|Rock cairn photobombing ol' Rodan — or is it|
the other way around?
A beautiful but cold morning. A handful of new geocaches awaited me over in a remote corner of Alamance County, a couple of which had not yet been logged, so I headed over fairly early, figuring I might have a shot at first-to-find. My first stop was the Shallow Ford Natural Area along the Haw River, which has several miles of beautiful hiking trails and a passel of caches, a couple of which are mine from a few years back — "Owl Rock" (GC2HM9H) and "Shallow Ford Towers" (GC2HMAJ). Along one section of trail, I encountered the ever-mysterious cairns that have been built from the stones that cover the wooded hillsides. I'm fairly certain they are the work of Martians, who have clearly taken over this section of countryside, for as I hiked this morning, I could hear them in the distance, constructing their giant fighting machines. The entire time I was out there — just over an hour — the hammering scarcely let up, and when it did, it was only for a few brief minutes. It had to be Martians; nothing else sounds like that. Many of the rocks were arranged in manners that defied physics, leading me to believe they might be designed for communications of some kind. Beware — the aliens could be on the move at any time. In the video below, you can hear the hammering. It's outright eerie, it is! (Click on images to enlarge.)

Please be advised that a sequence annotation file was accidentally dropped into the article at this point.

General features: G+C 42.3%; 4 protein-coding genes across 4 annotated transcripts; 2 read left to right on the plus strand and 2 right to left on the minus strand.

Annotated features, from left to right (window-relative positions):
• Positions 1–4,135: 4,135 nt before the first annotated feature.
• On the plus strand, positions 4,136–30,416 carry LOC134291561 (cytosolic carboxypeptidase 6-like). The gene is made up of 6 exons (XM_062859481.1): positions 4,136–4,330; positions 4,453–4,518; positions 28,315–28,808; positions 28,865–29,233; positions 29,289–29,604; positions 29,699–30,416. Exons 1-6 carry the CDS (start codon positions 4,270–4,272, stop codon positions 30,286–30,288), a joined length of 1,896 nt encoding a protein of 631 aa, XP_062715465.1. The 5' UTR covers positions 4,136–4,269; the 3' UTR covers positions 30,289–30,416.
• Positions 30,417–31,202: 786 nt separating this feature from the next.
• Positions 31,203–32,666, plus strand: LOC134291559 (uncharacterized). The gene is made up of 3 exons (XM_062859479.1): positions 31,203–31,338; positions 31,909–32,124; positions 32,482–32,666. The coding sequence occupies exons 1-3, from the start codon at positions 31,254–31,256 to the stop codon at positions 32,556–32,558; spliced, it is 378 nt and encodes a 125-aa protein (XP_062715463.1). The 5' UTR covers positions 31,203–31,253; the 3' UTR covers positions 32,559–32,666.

they're building.... sleepless, indefatigable.
I did get first-to-find on the new cache. And on a slightly more mundane note...
After quitting Shallow Ford, I headed over to nearby Lake Cammack, to the dam at its southern end, where I managed another first-to-find. The cache owner had suggested that hunters might help remove some of the trash along the trail there, for the local fishermen are apparently too brain dead to carry out what they take in with them. Indeed, the area is absolutely beautiful but for the prodigious piles of trash that choke the woods. In fifteen minutes' time, I filled up a large trash bag, leaving at least a section along the river trail almost pristine. If every geocacher that goes in there were to do the same, the trail would be as scenic as nature intended, at least until the local pinheads fill it back up with crap.
Perhaps, if we're lucky, the Martians will simply eliminate them. They're coming, you know.
|A nice view of the dam at the southern end of Lake Cammack|
|The result of just a few minutes' effort along the trail|